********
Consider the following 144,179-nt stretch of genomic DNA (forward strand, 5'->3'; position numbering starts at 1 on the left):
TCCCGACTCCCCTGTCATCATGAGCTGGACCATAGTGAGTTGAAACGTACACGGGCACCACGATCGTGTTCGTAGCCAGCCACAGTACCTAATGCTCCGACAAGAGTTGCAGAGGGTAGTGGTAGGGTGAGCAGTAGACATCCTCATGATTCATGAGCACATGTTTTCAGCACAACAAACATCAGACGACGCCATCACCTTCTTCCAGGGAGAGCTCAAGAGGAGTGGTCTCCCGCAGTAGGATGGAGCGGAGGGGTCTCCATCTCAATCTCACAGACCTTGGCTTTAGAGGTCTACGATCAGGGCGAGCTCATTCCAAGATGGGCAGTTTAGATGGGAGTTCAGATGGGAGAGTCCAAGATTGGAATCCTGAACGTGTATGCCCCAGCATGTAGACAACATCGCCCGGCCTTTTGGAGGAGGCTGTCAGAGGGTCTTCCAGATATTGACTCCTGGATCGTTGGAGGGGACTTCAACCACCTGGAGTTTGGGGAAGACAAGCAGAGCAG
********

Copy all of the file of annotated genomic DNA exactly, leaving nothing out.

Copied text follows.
Consider the following 144,179-nt stretch of genomic DNA (forward strand, 5'->3'; position numbering starts at 1 on the left):
TCCCGACTCCCCTGTCATCATGAGCTGGACCATAGTGAGTTGAAACGTACACGGGCACCACGATCGTGTTCGTAGCCAGCCACAGTACCTAATGCTCCGACAAGAGTTGCAGAGGGTAGTGGTAGGGTGAGCAGTAGACATCCTCATGATTCATGAGCACATGTTTTCAGCACAACAAACATCAGACGACGCCATCACCTTCTTCCAGGGAGAGCTCAAGAGGAGTGGTCTCCCGCAGTAGGATGGAGCGGAGGGGTCTCCATCTCAATCTCACAGACCTTGGCTTTAGAGGTCTACGATCAGGGCGAGCTCATTCCAAGATGGGCAGTTTAGATGGGAGTTCAGATGGGAGAGTCCAAGATTGGAATCCTGAACGTGTATGCCCCAGCATGTAGACAACATCGCCCGGCCTTTTGGAGGAGGCTGTCAGAGGGTCTTCCAGATATTGACTCCTGGATCGTTGGAGGGGACTTCAACCACCTGGAGTTTGGGGAAGACAAGCAGAGCAG